How does sitting with your eyes closed help in this giant mission? Briefly: Nature always wants to restore balance when given half a chance. In the deep rest of meditation, layers of gunk—from cellular distortions that cause illness, to repetitive thoughts that keep us stuck in redundant or painful patterns, to the big fears that we’ll be alone, unsupported, and unloved—get a chance to be released. They’ve just got to go, because all those things aren’t helpful to our evolution. They get in the way of us shining our true light out into the world. They keep us small, fearful, uncertain, fatigued. And so subtly, over time, they peel away, peel away, like leaves off a tree heading into fall. Nothing magical, nothing miraculous: just Nature doing its job of evolving things, keeping growing. It’s not a conquering of our nature that we’re engaged in through this practice—it’s actually a giant letting go.
Though we all want this evolution, and read a hundred books to intellectually “get” it, we can’t successfully “think” our way out of these sticky layers (“just think positive!”) to find fulfillment and grace, we actually need to start having the experience of accessing our reservoir of quiet stability and unchanging happiness. This is part of the bigger effect of meditation. With time, you notice, gosh, my way of being in the world has shifted. My fears are fading. People are responding to me more effortlessly. Almost as if I am adding to their experience by being me. I am present to the now and I can sense or intuit what I need to be doing to be a very relevant player in this drama of life. I am someone who is creative and pushing things forward, not lurking timidly in the back hoping to just ‘make it by.’ I trust in the support I feel—I take more risks as a result.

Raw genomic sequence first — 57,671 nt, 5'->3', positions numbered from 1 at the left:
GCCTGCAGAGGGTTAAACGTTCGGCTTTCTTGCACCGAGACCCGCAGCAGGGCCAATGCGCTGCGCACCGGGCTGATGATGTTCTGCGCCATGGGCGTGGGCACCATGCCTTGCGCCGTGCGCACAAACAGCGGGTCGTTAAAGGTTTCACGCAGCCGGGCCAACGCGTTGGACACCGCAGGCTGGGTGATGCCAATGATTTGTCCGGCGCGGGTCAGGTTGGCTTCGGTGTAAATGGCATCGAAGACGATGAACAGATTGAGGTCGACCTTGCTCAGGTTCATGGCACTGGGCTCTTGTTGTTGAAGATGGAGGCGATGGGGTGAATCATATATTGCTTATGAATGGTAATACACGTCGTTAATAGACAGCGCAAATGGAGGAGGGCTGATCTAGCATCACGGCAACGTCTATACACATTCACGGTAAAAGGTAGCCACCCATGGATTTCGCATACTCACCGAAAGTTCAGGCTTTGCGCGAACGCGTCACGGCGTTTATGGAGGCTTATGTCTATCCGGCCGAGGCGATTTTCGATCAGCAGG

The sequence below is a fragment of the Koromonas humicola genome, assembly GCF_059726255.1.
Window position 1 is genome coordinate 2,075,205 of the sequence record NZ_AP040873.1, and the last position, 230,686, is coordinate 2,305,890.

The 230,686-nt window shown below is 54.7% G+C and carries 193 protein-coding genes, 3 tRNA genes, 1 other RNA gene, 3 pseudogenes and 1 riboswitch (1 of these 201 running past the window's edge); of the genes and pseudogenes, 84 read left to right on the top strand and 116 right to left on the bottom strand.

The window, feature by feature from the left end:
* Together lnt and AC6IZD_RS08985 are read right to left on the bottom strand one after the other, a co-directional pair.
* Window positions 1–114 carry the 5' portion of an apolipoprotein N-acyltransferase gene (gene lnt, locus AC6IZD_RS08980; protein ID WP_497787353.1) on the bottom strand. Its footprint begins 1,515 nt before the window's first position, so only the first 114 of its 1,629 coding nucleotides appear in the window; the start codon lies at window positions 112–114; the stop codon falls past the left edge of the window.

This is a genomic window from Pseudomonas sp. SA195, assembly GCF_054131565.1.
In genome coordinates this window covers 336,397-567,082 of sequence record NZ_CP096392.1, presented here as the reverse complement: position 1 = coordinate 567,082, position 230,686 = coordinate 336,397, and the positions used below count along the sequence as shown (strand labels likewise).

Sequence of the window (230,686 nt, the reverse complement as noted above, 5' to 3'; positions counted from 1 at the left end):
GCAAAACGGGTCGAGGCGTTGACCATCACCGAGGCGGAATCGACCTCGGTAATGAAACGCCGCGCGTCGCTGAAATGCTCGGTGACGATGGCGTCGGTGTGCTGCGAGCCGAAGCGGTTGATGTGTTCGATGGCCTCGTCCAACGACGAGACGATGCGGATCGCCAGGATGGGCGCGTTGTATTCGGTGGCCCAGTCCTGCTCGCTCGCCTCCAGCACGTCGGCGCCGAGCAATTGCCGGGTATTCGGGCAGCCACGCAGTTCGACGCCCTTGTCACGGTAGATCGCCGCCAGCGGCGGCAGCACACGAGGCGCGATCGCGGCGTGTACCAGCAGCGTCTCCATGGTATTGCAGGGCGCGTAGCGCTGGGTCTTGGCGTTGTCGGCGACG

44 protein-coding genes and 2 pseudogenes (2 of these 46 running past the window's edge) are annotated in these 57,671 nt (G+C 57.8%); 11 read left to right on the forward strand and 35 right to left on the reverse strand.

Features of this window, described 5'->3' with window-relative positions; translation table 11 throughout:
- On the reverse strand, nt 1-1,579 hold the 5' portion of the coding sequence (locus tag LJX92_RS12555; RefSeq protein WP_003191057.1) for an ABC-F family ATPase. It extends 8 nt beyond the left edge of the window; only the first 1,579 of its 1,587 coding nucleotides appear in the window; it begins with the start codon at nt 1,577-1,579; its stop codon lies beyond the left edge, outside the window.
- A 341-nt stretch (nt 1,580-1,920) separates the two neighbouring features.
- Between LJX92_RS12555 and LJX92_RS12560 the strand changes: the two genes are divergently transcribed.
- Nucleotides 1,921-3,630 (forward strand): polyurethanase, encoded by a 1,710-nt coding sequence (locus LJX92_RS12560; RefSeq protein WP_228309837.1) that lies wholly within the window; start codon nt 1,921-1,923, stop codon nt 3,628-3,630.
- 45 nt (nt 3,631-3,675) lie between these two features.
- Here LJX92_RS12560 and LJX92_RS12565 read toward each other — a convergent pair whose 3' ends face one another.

For outdoors lovers, that experience of being might be had in the midst of action—halfway up a rock face, or gazing at a glacial panorama, you feel that noisy brain fall still and your sense of connection to the whole takes over. Nature is in that instance showing us the truth. But we want to have the reliable, consistent experience of that truth within ourselves. We want to start taking our sanctuary with us everywhere we go, and we want it not to just be a ‘happy accident’. In a sense, we want to become so familiar with that place that it goes from extraordinary (“holy wow!”) to ordinary (“of course”).
By this point, hopefully any notions of meditation being something for bliss bunnies who tell you the sky is blue even when it’s obviously gun-metal gray, or something for those looking for a cosmic escape hatch from life, are getting dissolved. It’s pragmatic. It’s a survival tool. It ultimately becomes a key to thriving.
There’s no magic bullet. Meditation doesn’t solve every ill or sorrow or turn us superheroed overnight (except in rare cases). But gradually we move to a new paradigm when we have a daily meditation practice. We start finding that we can “do less and achieve more,” in the words of the ancient sages. We find we are drawing off that inner, infinite reservoir of energy, creativity, and intelligence, not living in the end zone of adrenaline, anxiety, and sheer willpower that, while effective in spurts, is ultimately exhausting (and can leave a trail of stress behind us). We begin to move wakefully and gracefully through life. We step into our full potential and individual power, little by little.
Being supports Doing. Moments of a meditation practice—if you make the commitment to do it daily, no excuses--become the foundation to a happier, more effective, more productive, less fearful, more inspired life. It takes commitment, it takes curiosity, and it takes a willingness to trust that sitting on the sidelines for a spell, even when it’s boring and you have itchy feet, supports better, faster, and much funner playing overall. Millions practice it; in this doing, doing, doing-oriented world, you have to ask yourself, can we afford to get so far from our being? Don’t we want to unfold more of our potential, and get more out of, and give more to life? Game on!